- Show yourself to be a friend and not just a technical expert. We are Christians and we believe in relationships. We walk with the community and we take time to build relationships. There are people in the communities who now see us as family. That can be tricky to handle, and you have to be very wise, but it is worth the risk.
- Create spaces for dialogue. In our culture we love talking. We express ourselves with our tone of voice and body language as well as with words. Forms and interviews can sometimes be intimidating for beneficiaries. Perhaps they cannot read or write, or they do not understand the methodology. Just talk to people – gather them in groups and have a chat with them. Be aware of gender as well: in our communities women would be more expressive with other women.
by Tearfund’s Country Representative
Visiting beneficiaries in pairs can help us remember verbal feedback. Photo: Layton Thompson/Tearfund
- In Egypt, Tearfund’s partners work with people from poor backgrounds who are mostly illiterate. If they see pens, paper or people writing, it makes them feel worried. This is because they have only seen these things when government officials have come to collect fines from them. When I first went to collect feedback from beneficiaries, they refused to give me any as soon as I began to write anything on my papers.
Focus group discussions
I started collecting feedback through a focus group discussion containing a sample of eight to ten beneficiaries. I led the discussion and one of my colleagues wrote down the responses. This encouraged people to speak freely and give constructive feedback. Their attention was focused on the facilitator more than the person who documented the session.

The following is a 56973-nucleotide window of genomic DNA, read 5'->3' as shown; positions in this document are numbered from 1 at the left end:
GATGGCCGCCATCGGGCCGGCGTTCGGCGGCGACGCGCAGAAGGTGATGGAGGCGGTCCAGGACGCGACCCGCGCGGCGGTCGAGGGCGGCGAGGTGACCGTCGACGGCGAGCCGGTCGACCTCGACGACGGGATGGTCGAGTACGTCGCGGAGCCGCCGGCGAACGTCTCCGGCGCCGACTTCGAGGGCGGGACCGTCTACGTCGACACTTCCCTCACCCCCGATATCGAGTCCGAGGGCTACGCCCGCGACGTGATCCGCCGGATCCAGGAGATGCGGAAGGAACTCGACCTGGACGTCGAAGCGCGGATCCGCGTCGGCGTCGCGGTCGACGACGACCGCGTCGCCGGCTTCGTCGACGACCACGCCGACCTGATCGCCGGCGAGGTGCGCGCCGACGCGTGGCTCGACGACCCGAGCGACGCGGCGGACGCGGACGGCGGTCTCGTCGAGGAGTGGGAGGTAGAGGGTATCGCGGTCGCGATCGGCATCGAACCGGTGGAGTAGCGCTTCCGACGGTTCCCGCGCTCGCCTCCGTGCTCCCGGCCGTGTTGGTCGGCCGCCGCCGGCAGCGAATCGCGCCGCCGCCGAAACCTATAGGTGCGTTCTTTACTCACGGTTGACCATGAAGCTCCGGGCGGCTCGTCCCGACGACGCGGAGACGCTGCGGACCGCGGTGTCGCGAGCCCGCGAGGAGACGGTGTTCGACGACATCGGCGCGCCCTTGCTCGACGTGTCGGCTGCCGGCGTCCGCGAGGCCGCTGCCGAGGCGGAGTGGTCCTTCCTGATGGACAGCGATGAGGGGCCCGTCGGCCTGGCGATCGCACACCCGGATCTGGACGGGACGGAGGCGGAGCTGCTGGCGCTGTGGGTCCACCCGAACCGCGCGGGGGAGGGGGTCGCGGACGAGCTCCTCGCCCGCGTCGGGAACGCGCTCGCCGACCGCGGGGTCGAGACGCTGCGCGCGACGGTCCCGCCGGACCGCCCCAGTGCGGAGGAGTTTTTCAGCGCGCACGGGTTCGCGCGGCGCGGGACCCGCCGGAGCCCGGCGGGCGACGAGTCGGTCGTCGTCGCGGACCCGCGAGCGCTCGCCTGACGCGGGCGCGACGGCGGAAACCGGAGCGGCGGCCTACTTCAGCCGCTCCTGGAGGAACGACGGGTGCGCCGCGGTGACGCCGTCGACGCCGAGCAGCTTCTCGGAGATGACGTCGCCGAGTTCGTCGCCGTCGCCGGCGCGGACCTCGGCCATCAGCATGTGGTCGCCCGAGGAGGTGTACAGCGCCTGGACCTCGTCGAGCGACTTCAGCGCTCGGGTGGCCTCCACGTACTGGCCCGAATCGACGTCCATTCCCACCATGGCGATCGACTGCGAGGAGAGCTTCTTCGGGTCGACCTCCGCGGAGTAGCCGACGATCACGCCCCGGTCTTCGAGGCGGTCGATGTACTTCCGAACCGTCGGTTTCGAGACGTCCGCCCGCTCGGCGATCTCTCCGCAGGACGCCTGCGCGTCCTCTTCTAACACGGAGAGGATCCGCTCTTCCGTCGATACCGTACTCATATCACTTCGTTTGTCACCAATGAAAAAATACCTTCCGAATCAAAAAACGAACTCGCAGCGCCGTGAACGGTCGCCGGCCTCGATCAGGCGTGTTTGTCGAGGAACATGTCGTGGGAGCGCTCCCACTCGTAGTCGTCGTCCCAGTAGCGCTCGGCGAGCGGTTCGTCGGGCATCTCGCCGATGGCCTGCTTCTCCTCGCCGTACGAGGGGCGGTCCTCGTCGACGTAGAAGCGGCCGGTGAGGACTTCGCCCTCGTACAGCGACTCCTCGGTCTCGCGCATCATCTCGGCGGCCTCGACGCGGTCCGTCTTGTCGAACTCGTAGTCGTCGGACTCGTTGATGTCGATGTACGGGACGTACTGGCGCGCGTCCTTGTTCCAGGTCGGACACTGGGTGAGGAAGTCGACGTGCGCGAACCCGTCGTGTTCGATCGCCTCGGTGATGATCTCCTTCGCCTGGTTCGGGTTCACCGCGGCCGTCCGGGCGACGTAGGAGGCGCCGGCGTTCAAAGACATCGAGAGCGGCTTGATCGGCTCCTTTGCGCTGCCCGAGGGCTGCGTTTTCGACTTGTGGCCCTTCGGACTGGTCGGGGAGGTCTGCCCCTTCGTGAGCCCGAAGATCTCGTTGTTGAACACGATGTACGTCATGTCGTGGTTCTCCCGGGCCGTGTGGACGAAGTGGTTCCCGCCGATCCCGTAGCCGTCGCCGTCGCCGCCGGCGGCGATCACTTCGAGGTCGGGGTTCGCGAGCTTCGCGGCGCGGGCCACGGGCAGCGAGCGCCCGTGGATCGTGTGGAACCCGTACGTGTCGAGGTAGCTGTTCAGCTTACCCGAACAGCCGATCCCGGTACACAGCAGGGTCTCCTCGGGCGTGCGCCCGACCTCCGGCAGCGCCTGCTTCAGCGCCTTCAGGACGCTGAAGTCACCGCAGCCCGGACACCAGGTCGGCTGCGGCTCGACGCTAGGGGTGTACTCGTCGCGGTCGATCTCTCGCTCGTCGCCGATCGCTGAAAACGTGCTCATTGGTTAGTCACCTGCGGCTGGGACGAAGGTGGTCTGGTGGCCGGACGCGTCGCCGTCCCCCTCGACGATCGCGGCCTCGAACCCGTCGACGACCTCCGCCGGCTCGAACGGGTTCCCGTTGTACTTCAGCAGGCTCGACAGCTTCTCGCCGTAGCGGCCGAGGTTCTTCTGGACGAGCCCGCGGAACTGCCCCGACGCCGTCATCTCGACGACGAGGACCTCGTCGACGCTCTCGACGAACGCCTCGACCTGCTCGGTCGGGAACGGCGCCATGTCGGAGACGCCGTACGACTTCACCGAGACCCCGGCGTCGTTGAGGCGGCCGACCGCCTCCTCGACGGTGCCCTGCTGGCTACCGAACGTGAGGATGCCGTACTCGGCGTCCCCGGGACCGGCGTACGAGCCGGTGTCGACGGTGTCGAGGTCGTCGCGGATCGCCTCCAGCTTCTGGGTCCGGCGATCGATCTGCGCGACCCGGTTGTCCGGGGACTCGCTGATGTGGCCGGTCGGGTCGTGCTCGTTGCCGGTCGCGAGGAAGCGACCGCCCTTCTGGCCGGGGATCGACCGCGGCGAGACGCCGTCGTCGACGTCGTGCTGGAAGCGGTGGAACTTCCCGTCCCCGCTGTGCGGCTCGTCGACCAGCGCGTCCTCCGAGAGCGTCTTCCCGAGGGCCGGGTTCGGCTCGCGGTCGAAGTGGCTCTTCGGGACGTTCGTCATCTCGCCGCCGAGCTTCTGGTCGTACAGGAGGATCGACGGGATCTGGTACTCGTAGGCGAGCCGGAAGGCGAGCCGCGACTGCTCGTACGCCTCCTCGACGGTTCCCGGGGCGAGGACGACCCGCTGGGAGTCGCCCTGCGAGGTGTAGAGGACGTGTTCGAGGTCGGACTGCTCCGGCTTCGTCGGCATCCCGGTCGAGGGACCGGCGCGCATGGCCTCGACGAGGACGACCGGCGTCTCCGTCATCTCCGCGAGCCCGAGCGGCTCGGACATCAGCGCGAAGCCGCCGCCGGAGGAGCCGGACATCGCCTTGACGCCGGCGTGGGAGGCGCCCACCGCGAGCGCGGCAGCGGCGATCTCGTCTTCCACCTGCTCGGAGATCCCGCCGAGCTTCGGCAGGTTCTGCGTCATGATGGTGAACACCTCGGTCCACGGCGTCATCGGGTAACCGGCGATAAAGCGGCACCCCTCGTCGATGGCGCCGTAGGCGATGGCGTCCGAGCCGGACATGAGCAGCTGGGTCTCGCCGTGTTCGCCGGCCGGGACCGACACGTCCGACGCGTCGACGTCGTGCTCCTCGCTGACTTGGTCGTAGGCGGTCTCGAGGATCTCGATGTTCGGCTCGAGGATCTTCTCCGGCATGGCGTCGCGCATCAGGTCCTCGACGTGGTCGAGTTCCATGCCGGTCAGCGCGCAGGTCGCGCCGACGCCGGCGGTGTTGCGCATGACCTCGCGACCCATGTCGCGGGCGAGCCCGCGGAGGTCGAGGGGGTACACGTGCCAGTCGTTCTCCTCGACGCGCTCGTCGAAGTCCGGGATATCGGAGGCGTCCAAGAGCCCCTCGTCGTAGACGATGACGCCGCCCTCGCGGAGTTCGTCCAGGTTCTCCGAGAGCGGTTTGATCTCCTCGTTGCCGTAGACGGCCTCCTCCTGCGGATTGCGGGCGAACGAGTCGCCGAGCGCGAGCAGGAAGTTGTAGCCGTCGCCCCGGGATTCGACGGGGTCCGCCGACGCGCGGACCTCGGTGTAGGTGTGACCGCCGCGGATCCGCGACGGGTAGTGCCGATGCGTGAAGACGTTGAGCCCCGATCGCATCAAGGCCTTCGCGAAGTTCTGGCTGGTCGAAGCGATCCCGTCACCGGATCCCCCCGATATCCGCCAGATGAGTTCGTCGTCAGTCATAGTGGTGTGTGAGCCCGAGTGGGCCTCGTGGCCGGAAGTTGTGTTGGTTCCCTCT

Working in pairs
We decided to go in pairs to collect feedback from beneficiaries. Both of us prepared our questions in advance and did not write anything down in front of them. We remembered the verbal feedback and reminded each other what they had said when we got back to our desks. In this way we were able to get detailed feedback without creating any worry for the beneficiary.
by Josie Smith, Tearfund’s Programme Officer
We can set aside time in community meetings for hearing feedback. Photo: Layton Thompson/Tearfund
- In rural South Sudan many of our beneficiaries are illiterate, so we rely on verbal forms of feedback. This is not always ideal for anything sensitive or confidential, which people may want to communicate more privately.
- Beneficiaries often have to walk a long way to access our main field base. This can limit how much feedback we are able to gather from them.
- The third limitation is a cultural one. Some people’s opinions (for example, women’s) are not valued within their own communities. It can be difficult for these groups to speak out.
Feedback without writing
We have developed simple picture-based feedback forms that extension workers can easily use to gather monitoring data and beneficiary feedback. We also have a contact person and information table at the entrance of some of our feeding centres. This helps beneficiaries to know where they can easily give feedback.
Using community meetings
We encourage beneficiaries to give us verbal feedback when we have any sort of training event or community meeting. We create a set time slot during the event where feedback is encouraged. This has been quite successful. I think this is partly because the project teams have made a lot of effort to create a safe space, taking into account cultural norms and practices.
Openly valuing feedback
The project teams also make a huge effort to communicate how much we value hearing our beneficiaries’ voices. We make sure we respond appropriately and promptly when we receive suggestions or complaints.